Make an Appointment

Based on your answers, the problem may not improve without medical care.

  • Make an appointment to see your doctor in the next 1 to 2 weeks.
  • If appropriate, try home treatment while you are waiting for the appointment.
  • If symptoms get worse or you have any concerns, call your doctor. You may need care sooner.

HomeTreatment

RelatedInformation

Call 911 Now

Based on your answers, you need emergency care.

Call 911 or other emergency services now.

Sometimes people don't want to call 911. They may think that their symptoms aren't serious or that they can just get someone else to drive them. But based on your answers, the safest and quickest way for you to get the care you need is to call 911 for medical transport to the hospital.

(Video) How Could Dizziness, Imbalance, or Light headedness Be Caused by Your Neck Pain

Head Injury, Age 4 and Older

Head Injury, Age 3 and Younger

FAQs

When should I worry about dizziness and lightheadedness? ›

Generally, see your doctor if you experience any recurrent, sudden, severe, or prolonged and unexplained dizziness or vertigo. Get emergency medical care if you experience new, severe dizziness or vertigo along with any of the following: Sudden, severe headache. Chest pain.

What is the difference between lightheadedness dizziness and vertigo? ›

While these words are often used interchangeably, they describe different sensations. Dizziness is the feeling of being lightheaded, foggy or unsteady. Vertigo, which is less common than dizziness, is an overall spinning sensation.

How do I know if it's vertigo or something else? ›

Signs and Symptoms of Vertigo
  1. Dizziness.
  2. Feeling like you're moving or spinning.
  3. Problems focusing the eyes.
  4. Hearing loss in one ear.
  5. Balance problems.
  6. Ringing in the ears.
  7. Sweating.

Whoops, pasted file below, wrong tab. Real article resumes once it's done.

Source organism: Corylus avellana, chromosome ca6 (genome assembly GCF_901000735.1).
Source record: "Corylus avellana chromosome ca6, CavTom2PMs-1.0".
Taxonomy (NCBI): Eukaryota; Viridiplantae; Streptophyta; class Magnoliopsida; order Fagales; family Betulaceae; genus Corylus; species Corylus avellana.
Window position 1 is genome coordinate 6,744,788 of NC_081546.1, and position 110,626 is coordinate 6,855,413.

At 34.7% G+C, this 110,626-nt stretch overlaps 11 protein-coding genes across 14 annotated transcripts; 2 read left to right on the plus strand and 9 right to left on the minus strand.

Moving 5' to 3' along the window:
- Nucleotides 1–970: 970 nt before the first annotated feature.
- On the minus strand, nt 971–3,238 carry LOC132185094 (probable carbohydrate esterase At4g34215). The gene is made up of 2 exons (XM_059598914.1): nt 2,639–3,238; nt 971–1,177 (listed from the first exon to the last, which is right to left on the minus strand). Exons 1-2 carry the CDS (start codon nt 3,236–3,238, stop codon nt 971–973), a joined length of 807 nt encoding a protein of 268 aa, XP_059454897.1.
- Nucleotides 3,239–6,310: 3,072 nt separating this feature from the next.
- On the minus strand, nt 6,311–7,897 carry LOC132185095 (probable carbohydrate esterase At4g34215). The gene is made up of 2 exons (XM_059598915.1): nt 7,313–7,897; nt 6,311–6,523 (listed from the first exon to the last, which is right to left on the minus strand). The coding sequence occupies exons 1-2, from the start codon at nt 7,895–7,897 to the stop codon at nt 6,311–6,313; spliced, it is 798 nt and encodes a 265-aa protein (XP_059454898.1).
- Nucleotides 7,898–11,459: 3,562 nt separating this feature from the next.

8. Nausea or vomiting.

What are the red flags for dizziness? ›

“Red flag” symptoms should alert you to a non-vestibular cause: persistent, worsening vertigo or dysequilibrium; atypical “non-peripheral” vertigo, such as vertical movement; severe headache, especially early in the morning; diplopia; cranial nerve palsies; dysarthria, ataxia, or other cerebellar signs; and ...

How do I know if my dizziness is heart related? ›

In most cases, dizziness associated with heart problems is accompanied by other symptoms. These may include shortness of breath, swollen extremities, frequent fatigue or chest pain. In the event heart disease is suspected, you will undergo one or more tests to get to the root of your problem.

How do I know if my vertigo is neurological? ›

If you have been experiencing vertigo for more than a day or two, it's so severe that you can't stand or walk, or you are vomiting frequently and can't keep food down, you should make an appointment with a neurologist.

What is the most common cause of lightheadedness? ›

The main causes of lightheadedness are: dehydration — this can happen if you haven't had enough to drink, if it's very hot, or if you are sick. side effects of some medicines. a sudden drop in blood pressure when you stand up quickly.

Can High BP cause vertigo? ›

Vertigo probably isn't a blood pressure issue

“Vertigo symptoms are very unlikely to be caused by any type of blood pressure issues,” Dr. Laffin says. “For most people, it's an inner ear issue.” If you're experiencing frequent vertigo, it's important to talk to your doctor to try to identify and treat the cause.

Why do I feel lightheaded everyday? ›

Causes of lightheadedness may be dehydration, medication side effects, sudden blood pressure drops, low blood sugar, and heart disease or stroke. Feeling woozy, lightheaded, or a little faint is a common complaint among older adults.

Can dehydration cause vertigo? ›

Can dehydration lead to vertigo? If you're dehydrated, you may start to feel dizzy. This feeling can cause you to also experience lightheadedness, wooziness, fairness and unsteadiness. You may also experience a very specific form of dizziness called vertigo.

What are signs of low blood pressure? ›

Low blood pressure (hypotension)
  • lightheadedness or dizziness.
  • feeling sick.
  • blurred vision.
  • generally feeling weak.
  • confusion.
  • fainting.

Can a brain tumor cause vertigo? ›

This is especially true if an individual experiences frequent vomiting and becomes dehydrated. Less commonly, tumors that develop in the cerebellum—the part of the brain that controls movement—may cause vertigo, a condition characterized by balance problems and room-spinning sensations.

What illnesses can mimic vertigo? ›

If the dizziness or vertigo comes in episodes that last for minutes to hours, it could be due to vestibular migraine (usually without hearing symptoms) or Menière's disease (usually with hearing symptoms), but it also can be the result of a pre-stroke (transient ischemic attack, or TIA).

How can I test myself to see if I have vertigo? ›